Jean-Francois Coget’s commentary of
The War of the Worlds (1953)
Before beginning a more focused commentary, I would like to state how well made this movie was for the time it was created, especially in terms of special effects. Those could even compare to nowadays special effects. As a matter of fact, the war of the worlds was the first movie to use special effects beyond the typical flying saucers that were usually depicted in former science-fiction movies about aliens.
Another notable aspect of this movie is the history that precedes it. The script was based on an 1898 H.G. Wells novel, which was followed by the famous Orson Welles’ radio broadcasting of 1938. H.G. Wells novel was the first science-fiction novel that brought about the theme of an alien invasion of the Earth. Although the movie was adapted loosely from the original work, we should keep in mind that the basic framework of the story dates from far before 1953.
Let us now begin a more topical commentary of this movie, that is, how it depicts the image that 1953 Americans might have had of technology and its possible future developments.
One of the first things I noticed is that the Martians do not use self-propelled spaceships to arrive to the Earth, which by the way prevents them from coming back home. In that respect, latter human technology did better because we invented self-propelled spaceships in the following decades with the conquest of space.
Another interesting fact is the way the Martians get out of there spaceship: they need to unscrew the door for a long time, which seems pretty inconvenient. We would nowadays imagine such spaceships with automatic doors. And this might be due to the fact that we view technology ever more as a tool to increase our comfort. This was not necessarily the case before. Technology was maybe viewed more as a utilitarian tool. I have visited old-fashion diesel submarines, which are very dirty and inconvenient whereas their later versions, nuclear submarines are designed with much more care for habitability and comfort – although they still are very inconvenient.
I was also amused by the fact that the same device that the Martians use to detect people is used to fire beams. That seems rather unbelievable nowadays, because detection tools are usually differentiated from destruction tools. However, ‘smart-bombs’, guided by laser with sophisticate detection parts have been used widely during the Gulf War. But they are not re-usable, like in the case of the Martian lasers.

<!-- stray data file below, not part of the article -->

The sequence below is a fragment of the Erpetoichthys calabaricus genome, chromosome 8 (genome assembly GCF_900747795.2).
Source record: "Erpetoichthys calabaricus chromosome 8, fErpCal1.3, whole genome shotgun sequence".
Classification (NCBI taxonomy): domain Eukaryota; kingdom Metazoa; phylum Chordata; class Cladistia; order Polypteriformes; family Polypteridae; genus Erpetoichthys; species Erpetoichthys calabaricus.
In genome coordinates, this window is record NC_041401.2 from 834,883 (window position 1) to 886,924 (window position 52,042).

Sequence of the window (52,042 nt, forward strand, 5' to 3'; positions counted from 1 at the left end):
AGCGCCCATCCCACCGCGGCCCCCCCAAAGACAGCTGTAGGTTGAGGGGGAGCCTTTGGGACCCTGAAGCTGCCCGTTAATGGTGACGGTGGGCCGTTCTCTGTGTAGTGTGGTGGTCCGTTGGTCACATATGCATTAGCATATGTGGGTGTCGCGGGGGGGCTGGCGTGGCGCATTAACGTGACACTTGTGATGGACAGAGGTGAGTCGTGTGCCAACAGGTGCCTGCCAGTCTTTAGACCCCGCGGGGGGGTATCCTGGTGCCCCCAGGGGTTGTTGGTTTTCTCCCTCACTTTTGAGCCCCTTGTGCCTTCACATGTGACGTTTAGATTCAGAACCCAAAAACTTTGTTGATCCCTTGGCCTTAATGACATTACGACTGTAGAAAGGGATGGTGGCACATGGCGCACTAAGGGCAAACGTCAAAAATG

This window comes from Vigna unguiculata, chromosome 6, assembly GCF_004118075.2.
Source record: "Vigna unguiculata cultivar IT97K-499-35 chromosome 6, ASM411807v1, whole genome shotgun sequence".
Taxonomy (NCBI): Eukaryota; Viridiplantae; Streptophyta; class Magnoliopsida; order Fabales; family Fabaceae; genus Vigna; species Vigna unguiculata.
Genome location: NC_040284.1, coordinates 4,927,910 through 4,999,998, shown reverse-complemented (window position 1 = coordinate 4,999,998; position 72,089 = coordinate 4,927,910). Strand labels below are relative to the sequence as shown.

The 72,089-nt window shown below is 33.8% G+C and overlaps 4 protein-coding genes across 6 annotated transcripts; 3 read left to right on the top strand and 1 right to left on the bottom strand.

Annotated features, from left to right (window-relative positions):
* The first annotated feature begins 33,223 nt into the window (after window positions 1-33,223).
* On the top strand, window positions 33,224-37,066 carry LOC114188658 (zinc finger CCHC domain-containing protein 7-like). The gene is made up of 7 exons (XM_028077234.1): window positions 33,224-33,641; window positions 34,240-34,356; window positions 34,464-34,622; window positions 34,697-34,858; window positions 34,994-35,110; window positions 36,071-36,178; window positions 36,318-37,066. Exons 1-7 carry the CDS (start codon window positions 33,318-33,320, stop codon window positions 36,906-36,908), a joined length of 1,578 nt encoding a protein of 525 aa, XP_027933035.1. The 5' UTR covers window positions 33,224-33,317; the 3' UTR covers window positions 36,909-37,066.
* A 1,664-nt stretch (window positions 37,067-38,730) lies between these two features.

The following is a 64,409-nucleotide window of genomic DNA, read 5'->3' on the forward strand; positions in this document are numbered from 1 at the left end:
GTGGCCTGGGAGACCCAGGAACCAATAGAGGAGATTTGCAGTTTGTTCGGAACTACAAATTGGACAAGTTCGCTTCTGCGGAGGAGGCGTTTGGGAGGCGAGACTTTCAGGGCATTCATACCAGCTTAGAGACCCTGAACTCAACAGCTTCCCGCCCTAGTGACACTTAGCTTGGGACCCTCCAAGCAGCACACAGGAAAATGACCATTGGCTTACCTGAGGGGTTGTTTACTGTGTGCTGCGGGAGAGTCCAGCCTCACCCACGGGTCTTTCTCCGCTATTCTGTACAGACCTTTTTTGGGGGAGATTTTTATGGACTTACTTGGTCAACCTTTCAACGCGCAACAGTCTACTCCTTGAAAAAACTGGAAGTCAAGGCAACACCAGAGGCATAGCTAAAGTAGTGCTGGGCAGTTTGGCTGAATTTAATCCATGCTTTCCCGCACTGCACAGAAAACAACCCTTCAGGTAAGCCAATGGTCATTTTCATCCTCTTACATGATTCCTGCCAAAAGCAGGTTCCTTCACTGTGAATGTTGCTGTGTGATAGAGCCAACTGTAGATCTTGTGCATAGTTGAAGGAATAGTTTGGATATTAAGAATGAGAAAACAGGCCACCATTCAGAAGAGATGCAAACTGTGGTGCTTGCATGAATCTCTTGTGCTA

The only really developed vision of future technology in the movie is the electro-magnetic field that protects the Martians from any attack, even that of the latest technology: the H-bomb. I think I understood that this magnetic-field was supposed to be nuclear-powered. From this vision of future technology, one part actually happened and the other didn’t.
The use of nuclear power as a convenient and powerful source of energy has happened in the military. I think that now all American submarines and aircraft carriers are propelled by nuclear power. In other countries that use these devices, like England, France or Russia, there still are diesel-powered submarines and aircraft carriers, but those are less and less used and replaced by nuclear-propelled and powered versions. However, nuclear energy has been less ubiquitous in civil uses, except for some very energy-dependant countries like France and Japan.
What hasn’t quite happened thought, is the use of electromagnetic fields as powerful weapons or shields. As much as I know, electro-magnetically powered canons were developed by the army and never broke through. However, this technology might have still a brilliant future before it, which we have yet to see.
This is all for the analysis of the movie in terms of how people saw technology in these days and how technology developed in the way predicted or not.
However, there is a stronger message about technology in this movie than just the cool futuristic devices it features. The message is that of technological superiority versus cultural superiority.
In the movie, the Martians are technologically superior to us and thus destroy us. But of course, nobody assumes that they are culturally superior, because they exterminate us, and we feel we have the right to live and survive as a species. Ironically, it is not technology that wins in the end, but nature – in an unexpected way.
There is a clear parallel between what the Martians do to us, and what we do to animals or to our fellow human beings. Colonization, was based on the idea that the European civilization was superior to those it colonized, when in fact, only its technology was momentarily superior.
The ultimate message then, is that technology doesn’t mean civilization. It can even turn against it, if ill-used. However, Mother Nature is always there to protect us from the ultimate catastrophe. But will it always be?